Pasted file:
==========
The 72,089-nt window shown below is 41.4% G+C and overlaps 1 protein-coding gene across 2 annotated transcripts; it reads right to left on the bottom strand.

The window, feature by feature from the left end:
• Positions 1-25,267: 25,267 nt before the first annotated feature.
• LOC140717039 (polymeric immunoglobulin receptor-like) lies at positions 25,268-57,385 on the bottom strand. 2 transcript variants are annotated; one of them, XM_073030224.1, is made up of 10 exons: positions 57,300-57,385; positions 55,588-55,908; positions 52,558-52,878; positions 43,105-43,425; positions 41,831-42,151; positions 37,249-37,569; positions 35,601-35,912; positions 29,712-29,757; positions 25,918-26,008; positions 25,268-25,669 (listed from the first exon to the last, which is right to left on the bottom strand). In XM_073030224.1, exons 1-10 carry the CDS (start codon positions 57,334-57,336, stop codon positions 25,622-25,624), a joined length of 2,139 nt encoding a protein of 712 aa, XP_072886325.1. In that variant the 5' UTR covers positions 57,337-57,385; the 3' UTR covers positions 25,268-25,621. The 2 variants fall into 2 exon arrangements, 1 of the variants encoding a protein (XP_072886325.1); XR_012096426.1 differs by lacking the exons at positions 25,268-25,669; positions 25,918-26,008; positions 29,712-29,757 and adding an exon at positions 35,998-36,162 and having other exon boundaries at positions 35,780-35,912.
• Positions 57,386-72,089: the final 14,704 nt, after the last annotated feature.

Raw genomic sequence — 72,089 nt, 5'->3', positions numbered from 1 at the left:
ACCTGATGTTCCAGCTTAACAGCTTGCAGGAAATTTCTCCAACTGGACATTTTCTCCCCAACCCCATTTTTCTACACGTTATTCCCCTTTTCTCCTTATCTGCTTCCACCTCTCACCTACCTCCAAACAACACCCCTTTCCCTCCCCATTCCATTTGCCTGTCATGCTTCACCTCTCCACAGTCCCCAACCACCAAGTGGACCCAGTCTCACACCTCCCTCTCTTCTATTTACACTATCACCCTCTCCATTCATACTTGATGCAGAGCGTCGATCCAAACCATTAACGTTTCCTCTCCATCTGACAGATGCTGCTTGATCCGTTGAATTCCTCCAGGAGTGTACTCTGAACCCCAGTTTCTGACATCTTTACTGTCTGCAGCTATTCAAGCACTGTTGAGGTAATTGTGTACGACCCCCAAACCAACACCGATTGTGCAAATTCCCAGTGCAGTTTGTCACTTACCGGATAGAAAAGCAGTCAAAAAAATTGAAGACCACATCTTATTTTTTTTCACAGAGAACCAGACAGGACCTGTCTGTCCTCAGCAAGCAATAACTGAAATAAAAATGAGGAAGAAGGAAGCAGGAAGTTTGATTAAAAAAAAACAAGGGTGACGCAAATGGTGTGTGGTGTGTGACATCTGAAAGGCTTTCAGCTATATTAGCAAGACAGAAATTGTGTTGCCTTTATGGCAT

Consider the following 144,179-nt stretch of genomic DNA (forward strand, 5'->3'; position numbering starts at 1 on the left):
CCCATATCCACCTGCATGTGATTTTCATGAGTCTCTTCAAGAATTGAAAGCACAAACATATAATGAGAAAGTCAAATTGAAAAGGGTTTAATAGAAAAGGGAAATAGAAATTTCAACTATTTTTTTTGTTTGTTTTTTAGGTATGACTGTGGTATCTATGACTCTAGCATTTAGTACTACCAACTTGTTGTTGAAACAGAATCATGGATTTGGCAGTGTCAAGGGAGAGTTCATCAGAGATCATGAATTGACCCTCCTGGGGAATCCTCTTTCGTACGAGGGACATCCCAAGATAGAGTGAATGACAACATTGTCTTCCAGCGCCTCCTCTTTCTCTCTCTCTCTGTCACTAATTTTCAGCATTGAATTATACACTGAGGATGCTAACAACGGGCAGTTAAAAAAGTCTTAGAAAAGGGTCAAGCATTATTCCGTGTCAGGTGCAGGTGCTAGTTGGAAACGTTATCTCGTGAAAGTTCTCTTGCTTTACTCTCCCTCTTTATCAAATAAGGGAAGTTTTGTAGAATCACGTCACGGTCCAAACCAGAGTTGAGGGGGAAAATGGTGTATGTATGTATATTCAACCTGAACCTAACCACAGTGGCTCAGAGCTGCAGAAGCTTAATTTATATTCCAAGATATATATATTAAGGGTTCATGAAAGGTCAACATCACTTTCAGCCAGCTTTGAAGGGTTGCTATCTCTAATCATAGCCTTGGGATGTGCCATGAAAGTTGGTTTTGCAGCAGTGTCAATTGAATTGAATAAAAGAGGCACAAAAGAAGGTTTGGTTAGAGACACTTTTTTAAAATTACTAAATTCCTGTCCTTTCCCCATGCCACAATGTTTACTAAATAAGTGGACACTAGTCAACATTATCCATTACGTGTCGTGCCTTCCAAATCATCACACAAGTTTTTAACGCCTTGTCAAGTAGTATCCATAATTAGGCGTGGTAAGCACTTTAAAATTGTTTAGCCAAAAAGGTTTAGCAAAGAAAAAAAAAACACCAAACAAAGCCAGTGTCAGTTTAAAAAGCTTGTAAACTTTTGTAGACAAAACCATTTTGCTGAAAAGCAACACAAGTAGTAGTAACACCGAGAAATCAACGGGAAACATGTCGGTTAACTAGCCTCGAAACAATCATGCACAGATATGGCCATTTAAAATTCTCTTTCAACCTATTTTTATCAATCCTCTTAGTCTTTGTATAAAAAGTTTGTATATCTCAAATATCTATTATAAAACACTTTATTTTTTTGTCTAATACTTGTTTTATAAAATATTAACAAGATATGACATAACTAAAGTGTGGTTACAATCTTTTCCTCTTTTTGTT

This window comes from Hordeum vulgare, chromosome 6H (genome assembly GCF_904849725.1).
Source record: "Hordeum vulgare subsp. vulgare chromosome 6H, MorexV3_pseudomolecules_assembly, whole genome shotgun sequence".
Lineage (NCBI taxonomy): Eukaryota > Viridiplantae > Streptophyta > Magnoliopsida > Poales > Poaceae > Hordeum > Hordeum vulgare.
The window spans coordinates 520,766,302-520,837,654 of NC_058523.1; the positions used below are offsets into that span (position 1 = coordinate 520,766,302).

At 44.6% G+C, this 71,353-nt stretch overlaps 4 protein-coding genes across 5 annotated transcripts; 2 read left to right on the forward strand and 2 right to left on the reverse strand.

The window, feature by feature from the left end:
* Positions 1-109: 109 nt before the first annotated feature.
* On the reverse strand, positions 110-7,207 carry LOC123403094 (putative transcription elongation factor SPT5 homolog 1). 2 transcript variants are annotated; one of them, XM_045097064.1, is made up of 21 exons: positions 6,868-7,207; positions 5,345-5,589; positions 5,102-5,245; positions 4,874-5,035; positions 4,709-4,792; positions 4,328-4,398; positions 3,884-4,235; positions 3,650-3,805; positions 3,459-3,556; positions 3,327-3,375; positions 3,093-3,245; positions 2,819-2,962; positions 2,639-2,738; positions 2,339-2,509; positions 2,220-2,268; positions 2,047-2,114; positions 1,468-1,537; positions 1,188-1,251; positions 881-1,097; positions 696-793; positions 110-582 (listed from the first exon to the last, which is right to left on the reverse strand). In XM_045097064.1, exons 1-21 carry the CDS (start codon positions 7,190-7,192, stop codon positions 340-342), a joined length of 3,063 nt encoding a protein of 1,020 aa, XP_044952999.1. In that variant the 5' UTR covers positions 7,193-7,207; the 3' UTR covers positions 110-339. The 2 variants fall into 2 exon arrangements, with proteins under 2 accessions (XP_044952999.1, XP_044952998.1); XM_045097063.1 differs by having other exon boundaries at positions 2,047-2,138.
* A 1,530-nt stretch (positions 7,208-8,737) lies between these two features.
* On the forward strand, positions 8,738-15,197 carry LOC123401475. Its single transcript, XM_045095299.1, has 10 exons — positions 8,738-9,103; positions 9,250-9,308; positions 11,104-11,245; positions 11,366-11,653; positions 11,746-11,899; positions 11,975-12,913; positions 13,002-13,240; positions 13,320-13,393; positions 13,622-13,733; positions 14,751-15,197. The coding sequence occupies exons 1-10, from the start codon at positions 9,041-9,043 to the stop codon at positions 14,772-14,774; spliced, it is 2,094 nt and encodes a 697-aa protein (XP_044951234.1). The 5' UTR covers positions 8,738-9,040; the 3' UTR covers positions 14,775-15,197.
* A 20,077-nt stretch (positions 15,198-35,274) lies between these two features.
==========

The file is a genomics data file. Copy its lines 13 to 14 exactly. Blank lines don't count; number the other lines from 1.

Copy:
The window spans coordinates 520,766,302-520,837,654 of NC_058523.1; the positions used below are offsets into that span (position 1 = coordinate 520,766,302).

At 44.6% G+C, this 71,353-nt stretch overlaps 4 protein-coding genes across 5 annotated transcripts; 2 read left to right on the forward strand and 2 right to left on the reverse strand.